Psshh, I thought. Running isn’t easy. Then I read the article and realized that maybe Active.com just needs a better headline writer.
The ten steps are all reasonable and relatable. Some I wish I had seen when I began running.
Motivation: It’s the number one entry in the top 10 list. For all the runners I know the typical motivations include losing weight, pushing one’s limit, getting to brag endlessly about how badass distance runners are, developing a social network, or finding stress release. My motivations changed over time. When I started seriously running at 33 it was three years after I quit smoking, put on weight, and promised to get back into shape by the time I was 35. Somewhere in there I realized I was going to need a goal to stay committed to huffing it down sidewalks near my work on hot summer afternoons.
Goals: I made two concurrent goals when I got serious about running. The first was more realistic than the other. In August of 2010 I marked my calendar to run my first 5K in early October. The second was running my first half marathon two weeks after that. Looking back, for a guy who smoked for 12 years and was never athletic, the latter was a bit insane. Somehow though, with a Nike plus training calendar and a pair of old black-and-silver Nike tennis shoes, I met both goals with good results. I came in first in my age group for the 5K. (of course there was only myself and another runner in that inaugural Race for Shelter 5K’s 30-35 age group.) And I did better than just finishing the half marathon, another inaugural race that was pretty much just an out-and-back on a relatively flat course.
Getting fitted: This is really where I wish I had Active.com’s list when I started. Remember the shoes part? It wasn’t until after the half marathon that I went to the running store to get fitted for shoes. The salesman laughed when he saw the Nike’s I wore to run in. The soles were so worn, the shoes so non-running specific, the guy made me promise to never wear them again. The shoes I left with were Brooks Ghost 3s. I went through two pair of Ghost 3s as I trained for my first marathon and purchased Ghost’s 4s and 5s for marathons two and three. I’ve also tried other brands of running shoes with mixed results. Getting the right shoe may be the most important thing any new runner can do for themselves.
Getting a plan: I don’t see how anyone serious about running cannot have a plan. For years I would go the gym, get on the elliptical machine, or huff out the few occasional miles on a dreadmill with no real results. Having something written down to measure myself against, or adhere to is the only way for a guy like me to go and produce results. I know this because when I don’t have a marathon I’m training for, I’m typically struggling to stay motivated, and healthy. That’s where the Nike calendar came in handy during that first training for the half. And there is a ton of free training resources out there to get started.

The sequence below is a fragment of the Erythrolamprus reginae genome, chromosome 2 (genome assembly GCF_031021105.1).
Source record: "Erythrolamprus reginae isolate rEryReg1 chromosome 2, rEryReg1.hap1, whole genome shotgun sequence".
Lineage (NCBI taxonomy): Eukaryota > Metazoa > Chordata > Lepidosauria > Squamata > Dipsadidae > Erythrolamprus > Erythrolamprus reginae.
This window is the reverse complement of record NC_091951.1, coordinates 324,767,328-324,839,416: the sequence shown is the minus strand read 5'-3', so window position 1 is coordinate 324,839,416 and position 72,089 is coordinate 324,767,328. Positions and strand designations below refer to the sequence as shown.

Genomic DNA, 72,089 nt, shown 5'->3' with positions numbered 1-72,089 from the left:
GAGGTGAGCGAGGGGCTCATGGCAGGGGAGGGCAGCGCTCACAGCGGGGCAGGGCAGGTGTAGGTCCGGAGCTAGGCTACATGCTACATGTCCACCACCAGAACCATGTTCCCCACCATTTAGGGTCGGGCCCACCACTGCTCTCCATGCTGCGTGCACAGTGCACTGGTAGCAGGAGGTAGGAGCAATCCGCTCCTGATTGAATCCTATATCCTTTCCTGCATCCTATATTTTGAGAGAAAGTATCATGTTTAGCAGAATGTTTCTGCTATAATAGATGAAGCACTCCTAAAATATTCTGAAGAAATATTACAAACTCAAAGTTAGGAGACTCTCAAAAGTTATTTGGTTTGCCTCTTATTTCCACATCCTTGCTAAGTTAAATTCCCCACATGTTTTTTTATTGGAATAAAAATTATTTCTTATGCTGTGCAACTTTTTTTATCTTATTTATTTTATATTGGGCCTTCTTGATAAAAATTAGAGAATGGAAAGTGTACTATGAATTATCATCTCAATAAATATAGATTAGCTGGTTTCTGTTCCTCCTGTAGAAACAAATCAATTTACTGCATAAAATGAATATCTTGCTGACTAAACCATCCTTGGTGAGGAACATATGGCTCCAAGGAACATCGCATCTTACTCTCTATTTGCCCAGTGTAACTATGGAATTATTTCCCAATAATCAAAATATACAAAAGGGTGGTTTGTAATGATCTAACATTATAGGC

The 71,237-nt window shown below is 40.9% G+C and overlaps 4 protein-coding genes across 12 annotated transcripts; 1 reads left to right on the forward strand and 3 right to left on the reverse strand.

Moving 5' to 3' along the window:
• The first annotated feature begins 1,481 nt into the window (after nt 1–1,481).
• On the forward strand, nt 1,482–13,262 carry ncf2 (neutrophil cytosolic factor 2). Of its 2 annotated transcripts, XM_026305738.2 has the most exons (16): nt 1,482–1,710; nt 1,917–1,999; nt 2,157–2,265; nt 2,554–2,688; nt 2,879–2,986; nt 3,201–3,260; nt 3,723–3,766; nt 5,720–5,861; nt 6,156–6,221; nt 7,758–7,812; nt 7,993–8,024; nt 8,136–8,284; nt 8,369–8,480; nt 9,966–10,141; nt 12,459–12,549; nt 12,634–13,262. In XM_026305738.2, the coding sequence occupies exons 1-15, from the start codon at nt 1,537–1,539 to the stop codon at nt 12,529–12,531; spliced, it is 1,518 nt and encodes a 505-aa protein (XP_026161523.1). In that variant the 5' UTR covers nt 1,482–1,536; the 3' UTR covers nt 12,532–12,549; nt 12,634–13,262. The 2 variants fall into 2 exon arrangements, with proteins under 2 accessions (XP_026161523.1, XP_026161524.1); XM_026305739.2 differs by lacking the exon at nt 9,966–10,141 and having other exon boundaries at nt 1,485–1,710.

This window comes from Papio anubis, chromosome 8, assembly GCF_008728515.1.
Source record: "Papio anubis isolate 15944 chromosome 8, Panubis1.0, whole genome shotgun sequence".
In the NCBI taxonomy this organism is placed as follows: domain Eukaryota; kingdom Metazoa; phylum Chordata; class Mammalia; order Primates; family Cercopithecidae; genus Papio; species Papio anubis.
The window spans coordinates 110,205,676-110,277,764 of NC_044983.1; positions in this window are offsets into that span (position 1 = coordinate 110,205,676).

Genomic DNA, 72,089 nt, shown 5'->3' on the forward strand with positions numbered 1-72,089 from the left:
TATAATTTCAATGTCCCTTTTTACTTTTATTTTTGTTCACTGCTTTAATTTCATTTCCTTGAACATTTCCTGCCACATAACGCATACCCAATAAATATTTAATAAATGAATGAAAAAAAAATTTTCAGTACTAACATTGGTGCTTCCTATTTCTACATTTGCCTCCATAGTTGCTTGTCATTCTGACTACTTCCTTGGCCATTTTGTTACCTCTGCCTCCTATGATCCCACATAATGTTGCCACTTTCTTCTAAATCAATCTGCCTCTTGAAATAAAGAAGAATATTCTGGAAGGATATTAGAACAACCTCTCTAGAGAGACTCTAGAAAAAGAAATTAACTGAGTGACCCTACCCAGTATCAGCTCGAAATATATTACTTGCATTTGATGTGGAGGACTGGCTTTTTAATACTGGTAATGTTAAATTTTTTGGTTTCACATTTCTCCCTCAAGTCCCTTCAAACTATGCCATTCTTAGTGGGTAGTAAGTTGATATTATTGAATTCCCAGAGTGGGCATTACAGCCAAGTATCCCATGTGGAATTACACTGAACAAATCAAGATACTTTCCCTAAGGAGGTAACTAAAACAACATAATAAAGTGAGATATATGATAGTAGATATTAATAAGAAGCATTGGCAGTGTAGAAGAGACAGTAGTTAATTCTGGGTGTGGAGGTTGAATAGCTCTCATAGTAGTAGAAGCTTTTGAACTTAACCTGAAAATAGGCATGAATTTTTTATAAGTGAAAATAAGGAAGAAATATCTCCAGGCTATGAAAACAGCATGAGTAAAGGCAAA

Prioritize and let go of judgement: Reading these two steps makes me smile. There was a time where I had to prioritize whether to take a nap or a run. After running long enough, and having a plan, running becomes more of a necessity than a priority, which is a good thing. And I used to worry what others thought of me when they saw me huffing it down a sidewalk. Now I just accept I look really, really bad, like I look like I’m in a lot of pain bad when I’m out there running.
Finding company: One of the ten steps emphasizes finding company when you start. I’m kind of glad I didn’t see this one when I started out. For me, that first race training schedule, when I became a runner, I ran alone. I knew I was committed to my new fitness goal, not a group, or motivated by guilt. Granted, I don’t know if I could have trained for my first full marathon alone, but I don’t necessarily think groups need to be over-emphasized if you’re training for a 10K or a half. I find something peaceful about the solo run. Now I’m interested to see how well I do the weekly long runs this spring when work prevents me from going out with others to do them. Somehow, being away from the group from time to time removes the sense of competition I get running with others and let’s me just focus on me.
Listening to your body and eating for fitness: Well, I think I’ve covered the eating for fitness part earlier. I still need all the help I can get with that part as a sausage calzone sits heavily on my stomach as I write this. The one area I wish I received a stronger reminder early on was the one about listening to my body. I paid for that after my first marathon. Again, going back to the group thing and being stupidly competitive, even in practices, I wish someone would have said, “Hey, it is okay to slow down, and the soreness in those legs, well you might want to check that out.”
Determination: Of course, it was my determination that had me ignore my body in the first place. Determination is also what makes me think labeling a list with “Ten Easy Steps” is silly. There is nothing easy about running that practice run outside in the bitter cold in the dead of winter. No list or simple suggestion can instill the willingness to get out there, at least not for me. Determination has been one of those things I just sort of woke up with one day, or realized I had as I ran on a road where I initially had no desire to be. That’s when I knew I was a runner.